One-hundred fifty-third in an alphabetical series on West Kootenay/Boundary place names
The Lardeau ghost town of Poplar Creek, also known as Poplar City and just Poplar, was the site of a short-lived gold rush that began in 1903.
When James White of the Canadian Geographic Survey inquired about the name in 1905, postmaster A.G. Johnston replied: “Poplar Creek named after the creek of the same name. The town is situated at the junction of Poplar Creek with the Lardeau River. Both sides of the creek are lined with ‘Balm of Gilead’ trees mistaken by early prospectors for poplar, hence the name.”
The Poplar townsite was surveyed by A.R. Heyland on Aug. 28, 1903. Its streets were named Poplar, Front, and Marquise. (The latter is a noblewoman’s rank and also a place in France.)
In 1914, the Geographic Board of Canada was trying to do away with name duplications and apparently considered renaming Poplar Creek when it received a letter from William F. Robertson: “This creek and name defines the boundary line between the Trout Lake and Ainsworth mining divisions, so has an officially documentary stand and we must continue to use it. The town of that name was a mining recording office and was the place where the provincial mineralogist [i.e. Robertson himself] was ‘burned in effigy’ for an unfavorable report on the camp (the camp has since died a natural death). So you can see the camp has tender associations which I hope the board will respect.” They did, and Poplar Creek it remains.
The Poplar Creek post office opened on Nov. 1, 1903 and closed May 31, 1954 — 50 years after the town’s heyday.
By 1905, a siding at or near Poplar on the Arrowhead and Kootenay Railway was called McInnes, or MacInnes. According to Roger Burrows in Railway Mileposts, Vol. II, it was “believed named for George McInnes, a sawmill owner at Howser.” John George McInnes (1891-1959) was indeed a lumberman in the Kootenays but he was only 14 in 1905.
Eight people named McInnes appear on the 1901 census living in West Kootenay, but none seems an obvious namesake. The pages of the recently digitized Poplar Nugget, a newspaper that operated from December 1903 to November 1904, don’t mention anyone by that name.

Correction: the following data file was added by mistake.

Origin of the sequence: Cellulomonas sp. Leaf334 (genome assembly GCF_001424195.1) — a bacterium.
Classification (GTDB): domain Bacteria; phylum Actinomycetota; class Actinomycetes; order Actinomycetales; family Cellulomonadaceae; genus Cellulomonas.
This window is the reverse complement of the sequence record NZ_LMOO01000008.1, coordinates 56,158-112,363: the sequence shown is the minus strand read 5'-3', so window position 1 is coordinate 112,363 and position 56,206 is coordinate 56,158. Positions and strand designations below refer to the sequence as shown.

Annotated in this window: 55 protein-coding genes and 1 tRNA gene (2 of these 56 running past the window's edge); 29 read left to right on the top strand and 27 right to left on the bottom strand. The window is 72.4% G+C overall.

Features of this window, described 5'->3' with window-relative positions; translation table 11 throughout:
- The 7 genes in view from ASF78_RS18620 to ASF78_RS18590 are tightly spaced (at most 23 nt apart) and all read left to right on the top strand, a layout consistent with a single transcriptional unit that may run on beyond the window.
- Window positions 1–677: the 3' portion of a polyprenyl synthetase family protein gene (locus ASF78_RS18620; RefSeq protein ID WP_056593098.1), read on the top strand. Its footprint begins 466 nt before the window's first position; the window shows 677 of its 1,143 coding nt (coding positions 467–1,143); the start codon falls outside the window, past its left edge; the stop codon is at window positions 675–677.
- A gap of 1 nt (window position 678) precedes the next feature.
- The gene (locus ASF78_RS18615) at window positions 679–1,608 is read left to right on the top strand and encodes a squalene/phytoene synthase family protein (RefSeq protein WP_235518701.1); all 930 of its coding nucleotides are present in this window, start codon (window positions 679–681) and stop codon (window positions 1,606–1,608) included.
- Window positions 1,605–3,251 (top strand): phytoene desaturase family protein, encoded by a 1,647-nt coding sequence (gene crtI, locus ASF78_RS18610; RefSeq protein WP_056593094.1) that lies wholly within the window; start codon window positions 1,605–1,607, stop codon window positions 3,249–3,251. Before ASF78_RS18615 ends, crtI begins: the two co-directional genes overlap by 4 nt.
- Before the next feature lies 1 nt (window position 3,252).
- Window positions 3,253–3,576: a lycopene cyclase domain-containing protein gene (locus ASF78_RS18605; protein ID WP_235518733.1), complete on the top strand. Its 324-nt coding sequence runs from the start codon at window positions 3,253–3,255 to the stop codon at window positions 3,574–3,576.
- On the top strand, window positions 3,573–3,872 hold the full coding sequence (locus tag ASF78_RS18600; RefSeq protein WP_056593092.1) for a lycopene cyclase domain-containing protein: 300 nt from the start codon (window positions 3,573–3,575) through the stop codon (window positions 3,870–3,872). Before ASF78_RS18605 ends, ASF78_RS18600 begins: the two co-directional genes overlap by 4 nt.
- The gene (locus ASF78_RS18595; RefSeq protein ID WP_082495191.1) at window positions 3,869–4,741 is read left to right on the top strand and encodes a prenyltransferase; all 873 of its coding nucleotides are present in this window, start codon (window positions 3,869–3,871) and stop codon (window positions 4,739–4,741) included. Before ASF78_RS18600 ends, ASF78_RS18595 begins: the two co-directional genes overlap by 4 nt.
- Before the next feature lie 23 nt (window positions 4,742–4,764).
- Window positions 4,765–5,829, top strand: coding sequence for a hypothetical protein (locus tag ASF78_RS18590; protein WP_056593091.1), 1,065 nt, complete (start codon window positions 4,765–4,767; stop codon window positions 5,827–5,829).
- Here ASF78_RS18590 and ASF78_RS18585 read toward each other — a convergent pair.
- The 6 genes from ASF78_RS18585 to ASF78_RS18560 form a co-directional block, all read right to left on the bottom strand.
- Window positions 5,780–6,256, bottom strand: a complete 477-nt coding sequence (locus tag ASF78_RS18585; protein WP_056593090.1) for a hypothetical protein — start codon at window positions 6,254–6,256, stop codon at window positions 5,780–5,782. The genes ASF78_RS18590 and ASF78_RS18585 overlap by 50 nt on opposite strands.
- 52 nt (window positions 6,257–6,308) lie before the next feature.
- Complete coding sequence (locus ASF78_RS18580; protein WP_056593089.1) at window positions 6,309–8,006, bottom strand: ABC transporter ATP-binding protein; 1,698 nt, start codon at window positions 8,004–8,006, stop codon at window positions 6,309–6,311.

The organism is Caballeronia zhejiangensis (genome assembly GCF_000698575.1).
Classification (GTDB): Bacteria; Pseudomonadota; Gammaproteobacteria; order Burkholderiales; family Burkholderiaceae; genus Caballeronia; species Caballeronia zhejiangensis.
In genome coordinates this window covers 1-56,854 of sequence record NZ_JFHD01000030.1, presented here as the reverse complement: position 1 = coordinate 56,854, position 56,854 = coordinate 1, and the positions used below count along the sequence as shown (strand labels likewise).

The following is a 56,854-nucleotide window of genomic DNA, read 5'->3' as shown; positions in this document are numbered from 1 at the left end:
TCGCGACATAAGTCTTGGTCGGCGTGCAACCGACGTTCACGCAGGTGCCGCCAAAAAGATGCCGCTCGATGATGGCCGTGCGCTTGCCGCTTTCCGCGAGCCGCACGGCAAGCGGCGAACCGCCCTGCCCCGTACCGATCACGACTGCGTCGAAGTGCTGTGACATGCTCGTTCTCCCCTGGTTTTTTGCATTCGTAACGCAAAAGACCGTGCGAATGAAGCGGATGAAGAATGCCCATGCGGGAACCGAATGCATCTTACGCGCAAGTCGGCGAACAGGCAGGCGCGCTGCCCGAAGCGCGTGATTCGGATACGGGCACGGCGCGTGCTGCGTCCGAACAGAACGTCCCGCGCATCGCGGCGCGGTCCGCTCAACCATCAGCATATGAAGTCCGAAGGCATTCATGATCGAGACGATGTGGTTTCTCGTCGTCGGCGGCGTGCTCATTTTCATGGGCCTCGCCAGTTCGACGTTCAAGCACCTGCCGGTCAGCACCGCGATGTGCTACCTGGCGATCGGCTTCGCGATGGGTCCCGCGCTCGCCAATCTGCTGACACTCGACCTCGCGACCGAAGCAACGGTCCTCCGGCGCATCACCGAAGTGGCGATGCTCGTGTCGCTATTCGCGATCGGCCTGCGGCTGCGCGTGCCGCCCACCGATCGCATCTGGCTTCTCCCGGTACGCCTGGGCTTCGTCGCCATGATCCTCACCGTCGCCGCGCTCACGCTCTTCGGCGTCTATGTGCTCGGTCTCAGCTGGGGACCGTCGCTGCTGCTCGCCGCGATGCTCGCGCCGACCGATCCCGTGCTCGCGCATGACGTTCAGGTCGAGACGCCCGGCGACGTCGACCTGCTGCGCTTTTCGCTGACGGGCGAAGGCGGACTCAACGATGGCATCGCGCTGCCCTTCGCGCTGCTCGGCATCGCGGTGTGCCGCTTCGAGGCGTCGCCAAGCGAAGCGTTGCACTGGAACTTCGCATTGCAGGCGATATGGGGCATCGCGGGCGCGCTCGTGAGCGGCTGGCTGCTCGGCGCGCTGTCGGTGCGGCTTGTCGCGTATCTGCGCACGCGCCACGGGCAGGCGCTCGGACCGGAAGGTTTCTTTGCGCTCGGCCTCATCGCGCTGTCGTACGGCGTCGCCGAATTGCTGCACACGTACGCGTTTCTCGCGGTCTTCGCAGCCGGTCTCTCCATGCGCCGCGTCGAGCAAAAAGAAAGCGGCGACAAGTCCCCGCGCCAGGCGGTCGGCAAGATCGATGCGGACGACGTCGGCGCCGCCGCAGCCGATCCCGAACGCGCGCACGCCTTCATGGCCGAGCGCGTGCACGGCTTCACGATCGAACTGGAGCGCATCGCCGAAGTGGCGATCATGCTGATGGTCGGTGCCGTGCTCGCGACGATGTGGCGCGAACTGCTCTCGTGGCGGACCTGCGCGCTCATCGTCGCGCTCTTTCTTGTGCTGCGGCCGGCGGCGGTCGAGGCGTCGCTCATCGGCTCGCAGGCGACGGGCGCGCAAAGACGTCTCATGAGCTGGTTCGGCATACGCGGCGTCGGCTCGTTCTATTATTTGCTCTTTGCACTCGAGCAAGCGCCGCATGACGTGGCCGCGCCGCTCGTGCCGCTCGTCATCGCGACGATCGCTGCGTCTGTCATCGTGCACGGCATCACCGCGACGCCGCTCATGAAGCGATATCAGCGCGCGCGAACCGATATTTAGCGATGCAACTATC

However, possible namesakes include Angus McInnes, recorder of the Slocan Mining Division, and Thomas Robert McInnes (1840-1904), BC’s sixth lieutenant governor, who signed the act to incorporate the Arrowhead and Kootenay Railway.
Below: A ca. 1905 postcard image of Poplar Creek.
The only mention of this obscure place was in the Kaslo Kootenaian of June 15, 1899. Charles Moore wrote: “About nine miles up [Woodbury Creek] is the townsite of Porcupine; the structure to mark its identity is a fine two-story log cabin, owned by Messrs. Johnson & Co.”
According to Jon Kalmakoff’s Doukhobor Gazetteer, this siding on the Great Northern Railway was built in 1902 at the confluence of Porcupine Creek and Salmo River, one mile south of Ymir.
Railcars were loaded there with ore from the Hunter V mine from 1902-05 and lumber from local sawmills from 1906 onward. Community Doukhobors also bought timber limits there in 1918 and established a camp, which was destroyed in a 1924 forest fire.
A late reference appeared in the Victoria Daily Colonist of Aug. 5, 1928: “The Howard group of claims is situated on the eastern slope of the south fork of Porcupine Creek, the compressor plant being located at the foot of the hill, about six miles from Porcupine siding on the Great Northern Railway.”
The siding was abandoned in the 1930s.
The creek itself was first mentioned in the Nelson Miner of Feb. 6, 1897 among a list of mining claims.
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